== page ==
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The AAPG/Datapages Combined Publications Database

AAPG Bulletin


Volume: 65 (1981)

Issue: 5. (May)

First Page: 949

Last Page: 950

Title: Holocene Facies Succession and Depositional Environments of Semi-Enclosed Windward Lagoon off Great Abaco Island, Bahamas: ABSTRACT

Author(s): Stanley D. Locker, A. Conrad Neumann

Article Type: Meeting abstract


The Abaco windward lagoon, bounded bankward by Great Abaco Island and seaward by the discontinuous Abaco Cays, exhibits up to 6 m or more of lagoonal, non-reef derived sediments, 5 km from the marginal escarpment of northeastern Little Bahama Bank. Six sedimentary facies, distinguished by texture, composition, and molluscan fauna, record the changing depositional environments as water depth and circulation increased during the Holocene transgression. A skeletal grainstone and mixed (skeletal-ooid-aggregate) grainstone are limited to inter-island channel areas. Away from these channel energy windows, a maximum sequence of 4 depositional facies is observed. The bulk of sediments are a normal marine (N.M.) skeletal wackestone or mixed (pellet-skeletal) packstone. The N.M. wa kestone dominates the western half of Abaco lagoon while the packstone occurrence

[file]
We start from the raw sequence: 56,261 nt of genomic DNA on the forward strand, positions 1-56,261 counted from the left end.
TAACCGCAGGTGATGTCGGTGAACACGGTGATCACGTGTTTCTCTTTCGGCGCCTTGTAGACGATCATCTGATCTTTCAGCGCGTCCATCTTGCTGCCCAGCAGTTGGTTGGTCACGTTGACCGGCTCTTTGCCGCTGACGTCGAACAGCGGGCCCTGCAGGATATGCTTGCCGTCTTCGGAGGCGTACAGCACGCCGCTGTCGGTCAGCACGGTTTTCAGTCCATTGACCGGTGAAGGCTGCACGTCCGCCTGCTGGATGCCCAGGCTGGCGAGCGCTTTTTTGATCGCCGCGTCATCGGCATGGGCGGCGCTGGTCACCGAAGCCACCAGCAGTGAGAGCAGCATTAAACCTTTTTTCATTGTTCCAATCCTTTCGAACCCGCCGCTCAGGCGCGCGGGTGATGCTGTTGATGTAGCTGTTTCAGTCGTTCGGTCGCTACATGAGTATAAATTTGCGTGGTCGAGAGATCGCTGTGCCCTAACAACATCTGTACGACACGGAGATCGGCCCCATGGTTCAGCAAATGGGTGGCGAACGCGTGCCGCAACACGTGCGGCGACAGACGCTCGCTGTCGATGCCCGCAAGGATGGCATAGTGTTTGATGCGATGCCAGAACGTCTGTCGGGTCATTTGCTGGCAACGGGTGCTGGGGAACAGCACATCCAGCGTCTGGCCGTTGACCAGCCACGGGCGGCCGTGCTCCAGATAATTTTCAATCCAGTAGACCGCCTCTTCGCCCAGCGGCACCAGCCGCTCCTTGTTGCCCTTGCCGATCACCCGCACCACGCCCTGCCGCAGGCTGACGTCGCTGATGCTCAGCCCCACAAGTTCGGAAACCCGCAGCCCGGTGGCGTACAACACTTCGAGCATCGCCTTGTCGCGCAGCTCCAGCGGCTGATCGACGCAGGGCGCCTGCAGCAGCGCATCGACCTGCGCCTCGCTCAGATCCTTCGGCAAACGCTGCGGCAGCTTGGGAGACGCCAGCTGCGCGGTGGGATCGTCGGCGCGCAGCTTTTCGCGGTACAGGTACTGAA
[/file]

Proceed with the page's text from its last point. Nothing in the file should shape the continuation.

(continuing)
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characterizes eastern Abaco lagoon where it overlies the wackestone facies, accounting for 50% of the normal marine section. The N.M. wackestone typically grades downward into a dark gray restricted marine (brackish to hypersaline) skeletal wackestone, ^eqles70 cm thick, and then to a dark brown nonmarine soil zone, <=16 cm thick, above bedrock. Radiocarbon dates indicate flooding of Abaco lagoon at least by 7,446 YBP at - 10 m, followed by the transition from restricted to normal marine conditions as early as 4,716 YBP. Sedimentation rates increase from 16 cm/1,000 years for the restricted marine wackestone, to 58-104 cm/1,000 years and 216 cm/1,000 years for the N.M. wackestone and packstone facies, respectively. The windward lagoon setting illustrates the caution required in pre iction of facies continuity perpendicular to carbonate bank margins. Recognition of an ancient windward lagoon sequence may have important implications regarding sea level history and paleogeographic reconstruction.

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